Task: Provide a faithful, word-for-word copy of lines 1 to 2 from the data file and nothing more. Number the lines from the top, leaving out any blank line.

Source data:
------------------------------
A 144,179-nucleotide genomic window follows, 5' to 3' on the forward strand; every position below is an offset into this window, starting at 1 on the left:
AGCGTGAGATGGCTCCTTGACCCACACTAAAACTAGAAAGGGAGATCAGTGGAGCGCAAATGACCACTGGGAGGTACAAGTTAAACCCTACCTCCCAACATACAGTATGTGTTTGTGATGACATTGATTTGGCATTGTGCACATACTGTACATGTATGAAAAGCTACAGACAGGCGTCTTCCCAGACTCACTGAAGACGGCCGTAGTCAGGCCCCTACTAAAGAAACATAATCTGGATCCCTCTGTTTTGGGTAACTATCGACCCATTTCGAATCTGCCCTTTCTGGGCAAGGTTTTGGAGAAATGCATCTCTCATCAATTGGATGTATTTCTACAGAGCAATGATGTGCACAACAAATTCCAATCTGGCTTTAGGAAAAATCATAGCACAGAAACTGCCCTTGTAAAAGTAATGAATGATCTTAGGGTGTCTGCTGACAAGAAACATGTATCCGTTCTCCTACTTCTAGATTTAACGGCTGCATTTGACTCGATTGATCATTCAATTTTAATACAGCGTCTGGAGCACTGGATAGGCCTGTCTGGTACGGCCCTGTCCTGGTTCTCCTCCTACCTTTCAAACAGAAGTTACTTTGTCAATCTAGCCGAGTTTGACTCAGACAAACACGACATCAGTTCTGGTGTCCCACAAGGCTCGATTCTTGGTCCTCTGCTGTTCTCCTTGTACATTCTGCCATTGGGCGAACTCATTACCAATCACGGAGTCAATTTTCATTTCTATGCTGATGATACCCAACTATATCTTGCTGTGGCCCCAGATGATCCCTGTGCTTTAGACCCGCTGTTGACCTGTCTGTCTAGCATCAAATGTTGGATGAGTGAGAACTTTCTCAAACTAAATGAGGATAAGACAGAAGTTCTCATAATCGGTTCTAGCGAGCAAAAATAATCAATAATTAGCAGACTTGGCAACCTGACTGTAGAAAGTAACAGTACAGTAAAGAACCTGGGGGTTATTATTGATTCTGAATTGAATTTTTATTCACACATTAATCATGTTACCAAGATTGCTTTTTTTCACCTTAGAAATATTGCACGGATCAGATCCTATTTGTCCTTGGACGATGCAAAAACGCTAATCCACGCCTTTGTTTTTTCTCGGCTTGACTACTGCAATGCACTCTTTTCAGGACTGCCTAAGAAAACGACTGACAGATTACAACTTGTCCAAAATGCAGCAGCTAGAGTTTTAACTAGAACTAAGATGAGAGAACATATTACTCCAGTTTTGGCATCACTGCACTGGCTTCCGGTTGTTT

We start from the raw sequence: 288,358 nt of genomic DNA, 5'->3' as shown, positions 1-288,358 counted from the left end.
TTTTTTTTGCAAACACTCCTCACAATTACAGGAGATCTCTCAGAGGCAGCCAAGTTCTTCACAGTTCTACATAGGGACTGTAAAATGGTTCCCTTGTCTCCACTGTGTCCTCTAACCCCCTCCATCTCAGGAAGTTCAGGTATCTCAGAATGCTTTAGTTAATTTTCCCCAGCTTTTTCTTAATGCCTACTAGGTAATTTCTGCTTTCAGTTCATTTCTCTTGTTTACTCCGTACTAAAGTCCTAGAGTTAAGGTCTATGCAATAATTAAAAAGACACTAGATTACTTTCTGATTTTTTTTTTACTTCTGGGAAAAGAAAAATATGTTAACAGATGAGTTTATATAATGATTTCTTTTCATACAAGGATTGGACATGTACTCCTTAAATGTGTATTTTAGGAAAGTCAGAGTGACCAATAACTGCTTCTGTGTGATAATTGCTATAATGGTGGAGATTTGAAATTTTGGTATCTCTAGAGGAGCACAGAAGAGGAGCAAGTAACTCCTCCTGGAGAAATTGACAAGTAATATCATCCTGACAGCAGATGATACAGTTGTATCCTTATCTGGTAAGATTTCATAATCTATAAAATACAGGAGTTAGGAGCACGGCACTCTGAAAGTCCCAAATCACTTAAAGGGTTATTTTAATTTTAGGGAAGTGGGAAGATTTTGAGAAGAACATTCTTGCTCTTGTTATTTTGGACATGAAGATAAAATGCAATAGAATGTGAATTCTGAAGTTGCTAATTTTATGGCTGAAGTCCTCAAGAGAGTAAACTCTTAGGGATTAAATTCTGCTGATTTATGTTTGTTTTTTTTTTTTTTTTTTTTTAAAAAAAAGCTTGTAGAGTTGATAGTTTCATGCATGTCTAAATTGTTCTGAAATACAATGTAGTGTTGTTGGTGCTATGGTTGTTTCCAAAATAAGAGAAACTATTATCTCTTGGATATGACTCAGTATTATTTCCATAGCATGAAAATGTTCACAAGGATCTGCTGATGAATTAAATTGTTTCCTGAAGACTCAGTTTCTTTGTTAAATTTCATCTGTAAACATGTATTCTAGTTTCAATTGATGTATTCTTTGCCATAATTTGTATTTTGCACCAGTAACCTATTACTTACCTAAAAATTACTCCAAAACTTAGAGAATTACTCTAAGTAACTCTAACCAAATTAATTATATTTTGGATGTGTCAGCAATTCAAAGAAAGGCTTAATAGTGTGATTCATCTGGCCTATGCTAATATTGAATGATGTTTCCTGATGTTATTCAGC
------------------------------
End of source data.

A 144,179-nucleotide genomic window follows, 5' to 3' on the forward strand; every position below is an offset into this window, starting at 1 on the left:
AGCGTGAGATGGCTCCTTGACCCACACTAAAACTAGAAAGGGAGATCAGTGGAGCGCAAATGACCACTGGGAGGTACAAGTTAAACCCTACCTCCCAACATACAGTATGTGTTTGTGATGACATTGATTTGGCATTGTGCACATACTGTACATGTATGAAAAGCTACAGACAGGCGTCTTCCCAGACTCACTGAAGACGGCCGTAGTCAGGCCCCTACTAAAGAAACATAATCTGGATCCCTCTGTTTTGGGTAACTATCGACCCATTTCGAATCTGCCCTTTCTGGGCAAGGTTTTGGAGAAATGCATCTCTCATCAATTGGATGTATTTCTACAGAGCAATGATGTGCACAACAAATTCCAATCTGGCTTTAGGAAAAATCATAGCACAGAAACTGCCCTTGTAAAAGTAATGAATGATCTTAGGGTGTCTGCTGACAAGAAACATGTATCCGTTCTCCTACTTCTAGATTTAACGGCTGCATTTGACTCGATTGATCATTCAATTTTAATACAGCGTCTGGAGCACTGGATAGGCCTGTCTGGTACGGCCCTGTCCTGGTTCTCCTCCTACCTTTCAAACAGAAGTTACTTTGTCAATCTAGCCGAGTTTGACTCAGACAAACACGACATCAGTTCTGGTGTCCCACAAGGCTCGATTCTTGGTCCTCTGCTGTTCTCCTTGTACATTCTGCCATTGGGCGAACTCATTACCAATCACGGAGTCAATTTTCATTTCTATGCTGATGATACCCAACTATATCTTGCTGTGGCCCCAGATGATCCCTGTGCTTTAGACCCGCTGTTGACCTGTCTGTCTAGCATCAAATGTTGGATGAGTGAGAACTTTCTCAAACTAAATGAGGATAAGACAGAAGTTCTCATAATCGGTTCTAGCGAGCAAAAATAATCAATAATTAGCAGACTTGGCAACCTGACTGTAGAAAGTAACAGTACAGTAAAGAACCTGGGGGTTATTATTGATTCTGAATTGAATTTTTATTCACACATTAATCATGTTACCAAGATTGCTTTTTTTCACCTTAGAAATATTGCACGGATCAGATCCTATTTGTCCTTGGACGATGCAAAAACGCTAATCCACGCCTTTGTTTTTTCTCGGCTTGACTACTGCAATGCACTCTTTTCAGGACTGCCTAAGAAAACGACTGACAGATTACAACTTGTCCAAAATGCAGCAGCTAGAGTTTTAACTAGAACTAAGATGAGAGAACATATTACTCCAGTTTTGGCATCACTGCACTGGCTTCCGGTTGTTT